The idea that living ecologically is more expensive than a wasteful lifestyle is a misrepresentation. Global warming boils down to energy usage. The less you use, the more you help. So don’t use your iPhone 24/7, take shorter showers, don’t leave lights on when you’re not using them. BOOM. You just saved the earth AND your monthly bill. Yes, it costs money to recycle or buy organic, but beyond that, it’s not hard to choose items with less packaging, bring your own bags to the grocery store, or shop locally before searching the web.

7. Do you realize how difficult it is to live an eco-friendly lifestyle?  

Yes. A million times yes. Throughout this post, I’ve probably hid behind the façade that I’m an amazing person with no environmental baggage. The truth is, outside of having a catalytic converter on my car, I’m not doing much for the Earth. Don’t get me wrong; I’ve had my success streaks, but being an activist for the Earth is the same as working towards a six pack (which I also don’t have). You don’t master a routine overnight. But just because a skill is difficult or takes time to develop, doesn’t mean we should put it off. Living for the Earth is an amazing opportunity and something I truly believe deserves more attention.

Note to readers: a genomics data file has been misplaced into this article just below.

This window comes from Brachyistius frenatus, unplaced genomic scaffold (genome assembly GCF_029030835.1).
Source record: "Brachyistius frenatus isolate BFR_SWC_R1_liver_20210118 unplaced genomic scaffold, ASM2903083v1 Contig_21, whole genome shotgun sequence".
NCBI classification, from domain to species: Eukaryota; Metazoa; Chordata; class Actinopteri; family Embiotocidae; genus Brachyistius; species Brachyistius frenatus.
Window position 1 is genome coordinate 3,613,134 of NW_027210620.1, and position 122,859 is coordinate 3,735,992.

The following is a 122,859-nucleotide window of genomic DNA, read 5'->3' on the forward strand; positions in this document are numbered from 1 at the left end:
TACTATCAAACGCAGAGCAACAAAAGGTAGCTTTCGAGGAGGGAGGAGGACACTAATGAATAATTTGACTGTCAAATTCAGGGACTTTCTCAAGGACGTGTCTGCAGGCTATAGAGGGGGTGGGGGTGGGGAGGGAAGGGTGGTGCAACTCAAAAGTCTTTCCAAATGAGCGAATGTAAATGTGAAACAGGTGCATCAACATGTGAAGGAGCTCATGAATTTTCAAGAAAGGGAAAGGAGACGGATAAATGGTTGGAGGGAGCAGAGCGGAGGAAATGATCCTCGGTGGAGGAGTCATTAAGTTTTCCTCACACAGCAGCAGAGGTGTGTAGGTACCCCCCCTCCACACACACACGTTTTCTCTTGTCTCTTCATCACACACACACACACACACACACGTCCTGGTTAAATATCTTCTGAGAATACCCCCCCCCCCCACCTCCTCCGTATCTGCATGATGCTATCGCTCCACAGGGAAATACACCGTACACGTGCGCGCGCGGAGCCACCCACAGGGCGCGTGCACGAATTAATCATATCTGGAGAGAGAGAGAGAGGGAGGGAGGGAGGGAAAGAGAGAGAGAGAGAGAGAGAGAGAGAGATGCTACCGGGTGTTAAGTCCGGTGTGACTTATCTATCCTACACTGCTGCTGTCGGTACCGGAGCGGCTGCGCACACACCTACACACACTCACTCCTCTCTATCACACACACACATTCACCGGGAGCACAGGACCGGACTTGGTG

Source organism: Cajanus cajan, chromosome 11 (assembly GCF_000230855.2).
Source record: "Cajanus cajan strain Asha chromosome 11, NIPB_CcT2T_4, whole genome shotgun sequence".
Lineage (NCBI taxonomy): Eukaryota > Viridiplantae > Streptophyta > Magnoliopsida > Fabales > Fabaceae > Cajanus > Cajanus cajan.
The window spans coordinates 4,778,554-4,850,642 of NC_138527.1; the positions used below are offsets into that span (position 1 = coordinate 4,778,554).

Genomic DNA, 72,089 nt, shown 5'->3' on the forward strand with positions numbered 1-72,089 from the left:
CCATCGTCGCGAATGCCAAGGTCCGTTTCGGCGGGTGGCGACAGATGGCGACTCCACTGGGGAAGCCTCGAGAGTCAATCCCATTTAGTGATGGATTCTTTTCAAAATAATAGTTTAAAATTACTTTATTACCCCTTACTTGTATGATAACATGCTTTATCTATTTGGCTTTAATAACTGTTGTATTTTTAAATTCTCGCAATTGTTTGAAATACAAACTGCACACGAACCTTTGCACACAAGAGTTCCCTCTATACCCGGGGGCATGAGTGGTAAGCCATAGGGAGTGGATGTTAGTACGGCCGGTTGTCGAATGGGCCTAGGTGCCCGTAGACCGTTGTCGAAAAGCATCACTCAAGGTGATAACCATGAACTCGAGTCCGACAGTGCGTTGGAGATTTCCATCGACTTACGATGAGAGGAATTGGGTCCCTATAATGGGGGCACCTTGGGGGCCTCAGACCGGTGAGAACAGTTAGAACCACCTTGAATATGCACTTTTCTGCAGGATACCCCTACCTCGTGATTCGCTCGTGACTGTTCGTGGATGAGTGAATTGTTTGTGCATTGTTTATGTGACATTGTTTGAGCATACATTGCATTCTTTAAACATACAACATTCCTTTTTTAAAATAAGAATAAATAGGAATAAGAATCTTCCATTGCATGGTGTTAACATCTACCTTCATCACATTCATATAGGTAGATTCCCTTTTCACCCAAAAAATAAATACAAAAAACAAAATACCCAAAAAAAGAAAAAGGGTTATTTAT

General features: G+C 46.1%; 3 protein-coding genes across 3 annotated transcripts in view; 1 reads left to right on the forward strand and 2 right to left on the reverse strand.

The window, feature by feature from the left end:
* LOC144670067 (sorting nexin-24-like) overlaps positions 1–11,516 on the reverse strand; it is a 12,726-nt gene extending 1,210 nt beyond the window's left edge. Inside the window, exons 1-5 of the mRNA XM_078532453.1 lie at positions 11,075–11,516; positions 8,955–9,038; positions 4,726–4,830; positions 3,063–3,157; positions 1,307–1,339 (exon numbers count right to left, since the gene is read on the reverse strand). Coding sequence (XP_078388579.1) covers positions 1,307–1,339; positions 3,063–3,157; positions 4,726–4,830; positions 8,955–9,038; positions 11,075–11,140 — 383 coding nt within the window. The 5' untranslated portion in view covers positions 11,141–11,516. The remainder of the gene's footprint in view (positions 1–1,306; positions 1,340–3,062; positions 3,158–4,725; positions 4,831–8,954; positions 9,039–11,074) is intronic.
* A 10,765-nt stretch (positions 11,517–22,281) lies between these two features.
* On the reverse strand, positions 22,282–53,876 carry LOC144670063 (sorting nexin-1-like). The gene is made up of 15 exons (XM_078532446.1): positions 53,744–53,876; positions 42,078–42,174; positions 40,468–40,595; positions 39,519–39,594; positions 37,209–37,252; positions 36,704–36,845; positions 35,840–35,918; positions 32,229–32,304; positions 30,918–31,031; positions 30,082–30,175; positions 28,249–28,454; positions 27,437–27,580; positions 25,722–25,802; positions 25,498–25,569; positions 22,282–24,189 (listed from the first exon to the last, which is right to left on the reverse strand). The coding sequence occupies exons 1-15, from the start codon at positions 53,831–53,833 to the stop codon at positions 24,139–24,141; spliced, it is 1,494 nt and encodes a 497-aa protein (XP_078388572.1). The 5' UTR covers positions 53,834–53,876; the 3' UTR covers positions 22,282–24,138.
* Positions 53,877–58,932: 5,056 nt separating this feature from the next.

P.S. For more posts like this one, consider visiting

should I let it stay or let it go?

[Welcome to our annual Guest Writer Series! Up next is AT, Guest Writer #8 (of 12). AT is always transparent… always makes me think… and often makes me sing along to the latest tune… ]

Letting go means different things to different people. To Buddhists it means the practice of non-attachment. To Christians it could mean turning the other cheek or offering forgiveness and mercy. To a minimalist it is the practice of refining and removing of all that does not serve us well. We can let go of stuff and we can let go of baggage. We can let go of anger, resentment, a grudge, a dead relationship, a dead end job, guilt, anxiety, control, or whatever is weighing us down. Over the course of the last decade I have begun to expand the list of things, attitudes, behaviors, and feelings that do not serve me well.